New Delhi, Feb 12: China on Tuesday rejected a report that its ambitious ‘Belt and Road’ project was “facing a push back” by countries in India’s neighbourhood like Pakistan and Nepal.
It also sought to play down the reported cancellation of Chinese-funded dam and hydropower projects by Pakistan and Nepal, respectively.
A report in an Indian newspaper cited India’s Foreign Affairs Ministry’s study that due to Beijing’s “unacceptable conditions”, its trillion-dollar Belt and Road programme was “facing a push back” from Islamabad and Kathmandu that have pulled the plug on Chinese-funded projects.
The Belt and Road project is also known as One Belt One Road (OBOR) project or Silk Road Economic Belt and the 21st-century Maritime Silk Road.
Beijing’s ally Pakistan scrapped Diamer-Bhasha dam, while Nepal junked the 750-MW West Seti hydropower project.
“The information about the above-mentioned project reported by the media is false,” said Chinese Foreign Ministry spokesperson Hua Chunying.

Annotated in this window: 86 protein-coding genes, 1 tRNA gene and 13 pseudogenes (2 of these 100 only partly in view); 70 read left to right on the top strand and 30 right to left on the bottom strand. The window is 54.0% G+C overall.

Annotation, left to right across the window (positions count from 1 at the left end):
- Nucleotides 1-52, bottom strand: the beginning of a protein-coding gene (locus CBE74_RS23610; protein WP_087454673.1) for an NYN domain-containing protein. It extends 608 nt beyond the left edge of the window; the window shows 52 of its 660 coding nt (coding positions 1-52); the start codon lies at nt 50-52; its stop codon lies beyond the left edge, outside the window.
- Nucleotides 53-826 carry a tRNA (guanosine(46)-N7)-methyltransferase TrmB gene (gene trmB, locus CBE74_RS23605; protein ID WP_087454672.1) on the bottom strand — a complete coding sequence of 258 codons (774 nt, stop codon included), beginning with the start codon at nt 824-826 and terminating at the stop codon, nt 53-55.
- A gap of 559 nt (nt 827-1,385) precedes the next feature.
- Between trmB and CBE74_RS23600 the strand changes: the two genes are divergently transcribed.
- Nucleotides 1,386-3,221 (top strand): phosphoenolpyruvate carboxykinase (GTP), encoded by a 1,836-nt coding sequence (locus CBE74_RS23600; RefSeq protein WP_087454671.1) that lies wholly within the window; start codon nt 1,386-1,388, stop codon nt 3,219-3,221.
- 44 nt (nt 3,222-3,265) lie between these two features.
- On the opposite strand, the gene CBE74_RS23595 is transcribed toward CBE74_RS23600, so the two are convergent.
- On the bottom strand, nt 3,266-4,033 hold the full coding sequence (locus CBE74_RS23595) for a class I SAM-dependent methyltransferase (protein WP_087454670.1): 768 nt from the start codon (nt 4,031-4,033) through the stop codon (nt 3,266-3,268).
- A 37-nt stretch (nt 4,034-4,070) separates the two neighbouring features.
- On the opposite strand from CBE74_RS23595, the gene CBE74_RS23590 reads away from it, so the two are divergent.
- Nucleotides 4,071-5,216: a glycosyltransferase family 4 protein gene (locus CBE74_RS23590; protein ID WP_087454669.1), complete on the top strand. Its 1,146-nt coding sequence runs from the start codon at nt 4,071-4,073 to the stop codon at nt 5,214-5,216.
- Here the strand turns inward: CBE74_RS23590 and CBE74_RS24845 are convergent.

“The dam project was not included in the Belt and Road initiative and the hydropower plant in Nepal is still in negotiation.
“As to the blacklisting of China Harbour Engineering company is also false,” Hua said, referring to the reported charges against the firm for bribing government officials in Bangladesh.
In 2018, Islamabad slashed the budget for a major railway project under the Beijing-funded China-Pakistan Economic Project (CPEC), citing its inability to repay the Chinese loans.
India opposes the multi-billion CPEC as its planned routes cut through the disputed Kashmir held by Pakistan.
China has spent over $60 billion in Pakistan under the CPEC, the lynchpin to its Belt and Road.
“All the projects are the outcome of equal negotiation and difficulties encountered by certain projects do not change the fact that the Belt and Road cooperation has played a positive role in promoting economic development,” Hua said.
“And we also follow the market principles and established international rules… we will never impose our will on others and there are no so-called unacceptable conditions.”
China aims to connect Asia, Europe and Africa through a vast network of highways, sea lanes and ports under the Belt and Road project.
It plans to spend about a trillion dollar in over 65 countries under the project, which many, including India, see as Beijing’s geostrategic design. However, China says the project is purely economic in nature.
India also worries China doling out loans to the countries in its neighbourhood could push them into a debt trap.